Are Some Popular Photo Sharing Sites Taking a Byte Out of Your Image Quality?
Generally when saving in JPEG, the user can control how much the algorithm “shaves” off, varying from high detail and larger file size, to low detail and smaller file size. When a file size is heavily constrained, artifacts may result, which are visible defects in the image, due to the aggressive compression by the algorithm to reach the target file size.
Some photo hosting sites online will re-compress your image after you upload it. Sometimes changes may be unnoticeable, but minute details in images can be compromised when JPEGs are re-compressed. Personally, I first noticed when uploading photos onto Flickr. I usually check over my submissions once they finish uploading, and noticed one of my images contained JPEG artifacts. Unaware of Flickr’s JPEG re-compression, I was baffled. I went back and checked the original edits, and none of them had any of the same defects as the one on my page on Flickr. I then checked the file sizes of each image, comparing the online image to my original edit, stored on my computer. The image on Flickr was the same resolution, but its file size was significantly smaller.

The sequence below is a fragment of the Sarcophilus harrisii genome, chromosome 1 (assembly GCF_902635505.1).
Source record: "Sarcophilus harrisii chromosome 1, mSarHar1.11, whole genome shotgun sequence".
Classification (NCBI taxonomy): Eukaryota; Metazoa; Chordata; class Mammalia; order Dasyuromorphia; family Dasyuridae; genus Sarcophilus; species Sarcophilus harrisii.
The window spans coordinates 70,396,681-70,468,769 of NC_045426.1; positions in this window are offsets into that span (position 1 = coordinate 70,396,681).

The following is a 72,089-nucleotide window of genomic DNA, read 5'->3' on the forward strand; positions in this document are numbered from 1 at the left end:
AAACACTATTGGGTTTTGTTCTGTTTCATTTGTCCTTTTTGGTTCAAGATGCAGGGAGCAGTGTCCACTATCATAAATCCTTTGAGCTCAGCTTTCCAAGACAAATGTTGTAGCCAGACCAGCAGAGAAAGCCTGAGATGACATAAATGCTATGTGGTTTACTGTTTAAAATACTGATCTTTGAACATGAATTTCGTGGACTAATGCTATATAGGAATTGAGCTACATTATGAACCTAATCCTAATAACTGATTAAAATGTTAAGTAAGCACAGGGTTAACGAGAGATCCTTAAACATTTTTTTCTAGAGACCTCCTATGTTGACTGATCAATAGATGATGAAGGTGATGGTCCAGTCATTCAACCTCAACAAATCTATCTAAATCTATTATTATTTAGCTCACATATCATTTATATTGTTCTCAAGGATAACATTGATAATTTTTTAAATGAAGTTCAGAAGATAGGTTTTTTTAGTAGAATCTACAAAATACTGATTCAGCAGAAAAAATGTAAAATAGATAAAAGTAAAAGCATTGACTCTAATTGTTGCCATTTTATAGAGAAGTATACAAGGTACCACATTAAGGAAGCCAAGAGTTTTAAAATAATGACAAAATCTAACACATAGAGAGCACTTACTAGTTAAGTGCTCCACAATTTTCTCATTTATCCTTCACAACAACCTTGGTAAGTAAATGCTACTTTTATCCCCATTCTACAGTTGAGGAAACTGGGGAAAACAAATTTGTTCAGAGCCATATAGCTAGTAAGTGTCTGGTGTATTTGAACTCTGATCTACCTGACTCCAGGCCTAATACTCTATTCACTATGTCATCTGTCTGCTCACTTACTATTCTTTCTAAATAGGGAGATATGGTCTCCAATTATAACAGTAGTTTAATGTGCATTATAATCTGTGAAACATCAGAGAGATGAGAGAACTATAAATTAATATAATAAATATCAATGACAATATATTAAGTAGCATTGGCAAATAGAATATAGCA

It appears pBase does not alter photos at all. SmugMug only compresses files if they are over 24 megabytes in size.
Raw file size is an easy way to test if your image was altered after upload. If file size is different between an uploaded image and its result on a site, that usually means it was re-compressed. To check, find the size of the image with image properties, or image info, depending on your web browser.
Some sites may explicitly state that they do not alter images after uploading, but when that information is not available, a file size test should be done.
Have you noticed the phenomenon on any other sites? Tell us about it in the comments below.